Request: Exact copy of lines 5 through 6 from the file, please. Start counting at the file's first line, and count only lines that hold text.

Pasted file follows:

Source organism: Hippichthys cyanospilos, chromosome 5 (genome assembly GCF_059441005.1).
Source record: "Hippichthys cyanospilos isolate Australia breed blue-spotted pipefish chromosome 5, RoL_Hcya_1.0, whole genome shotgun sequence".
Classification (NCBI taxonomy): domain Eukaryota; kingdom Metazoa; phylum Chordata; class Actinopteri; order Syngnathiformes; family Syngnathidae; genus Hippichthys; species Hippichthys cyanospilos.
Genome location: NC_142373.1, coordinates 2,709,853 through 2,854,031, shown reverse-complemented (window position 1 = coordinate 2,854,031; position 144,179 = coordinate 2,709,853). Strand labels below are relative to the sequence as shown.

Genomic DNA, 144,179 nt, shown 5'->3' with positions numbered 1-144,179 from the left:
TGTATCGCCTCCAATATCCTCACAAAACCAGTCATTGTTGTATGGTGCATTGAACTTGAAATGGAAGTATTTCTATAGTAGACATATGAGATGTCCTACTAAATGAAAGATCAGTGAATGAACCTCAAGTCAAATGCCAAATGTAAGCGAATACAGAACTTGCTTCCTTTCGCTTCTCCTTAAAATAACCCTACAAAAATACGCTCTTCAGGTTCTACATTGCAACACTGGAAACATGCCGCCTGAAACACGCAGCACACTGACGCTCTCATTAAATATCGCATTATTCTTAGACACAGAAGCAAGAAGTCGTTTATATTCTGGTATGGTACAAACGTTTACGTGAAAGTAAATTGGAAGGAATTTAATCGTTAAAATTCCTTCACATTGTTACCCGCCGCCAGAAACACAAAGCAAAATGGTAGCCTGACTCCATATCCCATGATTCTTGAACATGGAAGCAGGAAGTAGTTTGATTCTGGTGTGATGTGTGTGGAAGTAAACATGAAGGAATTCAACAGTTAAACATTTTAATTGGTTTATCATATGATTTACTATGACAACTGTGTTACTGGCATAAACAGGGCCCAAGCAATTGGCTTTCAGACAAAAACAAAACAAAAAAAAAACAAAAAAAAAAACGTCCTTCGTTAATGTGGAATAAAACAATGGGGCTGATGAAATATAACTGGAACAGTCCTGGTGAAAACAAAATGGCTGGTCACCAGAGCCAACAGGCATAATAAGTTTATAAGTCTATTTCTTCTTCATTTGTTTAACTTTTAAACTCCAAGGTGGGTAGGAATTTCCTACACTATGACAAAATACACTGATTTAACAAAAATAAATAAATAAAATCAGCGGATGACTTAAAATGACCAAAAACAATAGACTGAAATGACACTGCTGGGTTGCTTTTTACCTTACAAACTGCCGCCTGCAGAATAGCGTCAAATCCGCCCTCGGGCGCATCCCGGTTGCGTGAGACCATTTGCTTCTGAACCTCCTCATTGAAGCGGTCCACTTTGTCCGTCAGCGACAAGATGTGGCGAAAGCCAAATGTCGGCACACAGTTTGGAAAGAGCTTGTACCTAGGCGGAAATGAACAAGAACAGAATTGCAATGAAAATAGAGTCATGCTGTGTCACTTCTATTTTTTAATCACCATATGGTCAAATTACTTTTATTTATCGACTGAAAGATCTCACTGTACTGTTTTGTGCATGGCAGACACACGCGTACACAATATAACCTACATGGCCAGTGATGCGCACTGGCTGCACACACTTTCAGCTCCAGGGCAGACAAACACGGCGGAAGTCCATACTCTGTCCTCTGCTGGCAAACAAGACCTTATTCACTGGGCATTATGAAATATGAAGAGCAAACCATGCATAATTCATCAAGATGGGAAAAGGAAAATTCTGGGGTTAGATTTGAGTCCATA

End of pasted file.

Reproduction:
Genomic DNA, 144,179 nt, shown 5'->3' with positions numbered 1-144,179 from the left:
TGTATCGCCTCCAATATCCTCACAAAACCAGTCATTGTTGTATGGTGCATTGAACTTGAAATGGAAGTATTTCTATAGTAGACATATGAGATGTCCTACTAAATGAAAGATCAGTGAATGAACCTCAAGTCAAATGCCAAATGTAAGCGAATACAGAACTTGCTTCCTTTCGCTTCTCCTTAAAATAACCCTACAAAAATACGCTCTTCAGGTTCTACATTGCAACACTGGAAACATGCCGCCTGAAACACGCAGCACACTGACGCTCTCATTAAATATCGCATTATTCTTAGACACAGAAGCAAGAAGTCGTTTATATTCTGGTATGGTACAAACGTTTACGTGAAAGTAAATTGGAAGGAATTTAATCGTTAAAATTCCTTCACATTGTTACCCGCCGCCAGAAACACAAAGCAAAATGGTAGCCTGACTCCATATCCCATGATTCTTGAACATGGAAGCAGGAAGTAGTTTGATTCTGGTGTGATGTGTGTGGAAGTAAACATGAAGGAATTCAACAGTTAAACATTTTAATTGGTTTATCATATGATTTACTATGACAACTGTGTTACTGGCATAAACAGGGCCCAAGCAATTGGCTTTCAGACAAAAACAAAACAAAAAAAAAACAAAAAAAAAAACGTCCTTCGTTAATGTGGAATAAAACAATGGGGCTGATGAAATATAACTGGAACAGTCCTGGTGAAAACAAAATGGCTGGTCACCAGAGCCAACAGGCATAATAAGTTTATAAGTCTATTTCTTCTTCATTTGTTTAACTTTTAAACTCCAAGGTGGGTAGGAATTTCCTACACTATGACAAAATACACTGATTTAACAAAAATAAATAAATAAAATCAGCGGATGACTTAAAATGACCAAAAACAATAGACTGAAATGACACTGCTGGGTTGCTTTTTACCTTACAAACTGCCGCCTGCAGAATAGCGTCAAATCCGCCCTCGGGCGCATCCCGGTTGCGTGAGACCATTTGCTTCTGAACCTCCTCATTGAAGCGGTCCACTTTGTCCGTCAGCGACAAGATGTGGCGAAAGCCAAATGTCGGCACACAGTTTGGAAAGAGCTTGTACCTAGGCGGAAATGAACAAGAACAGAATTGCAATGAAAATAGAGTCATGCTGTGTCACTTCTATTTTTTAATCACCATATGGTCAAATTACTTTTATTTATCGACTGAAAGATCTCACTGTACTGTTTTGTGCATGGCAGACACACGCGTACACAATATAACCTACATGGCCAGTGATGCGCACTGGCTGCACACACTTTCAGCTCCAGGGCAGACAAACACGGCGGAAGTCCATACTCTGTCCTCTGCTGGCAAACAAGACCTTATTCACTGGGCATTATGAAATATGAAGAGCAAACCATGCATAATTCATCAAGATGGGAAAAGGAAAATTCTGGGGTTAGATTTGAGTCCATA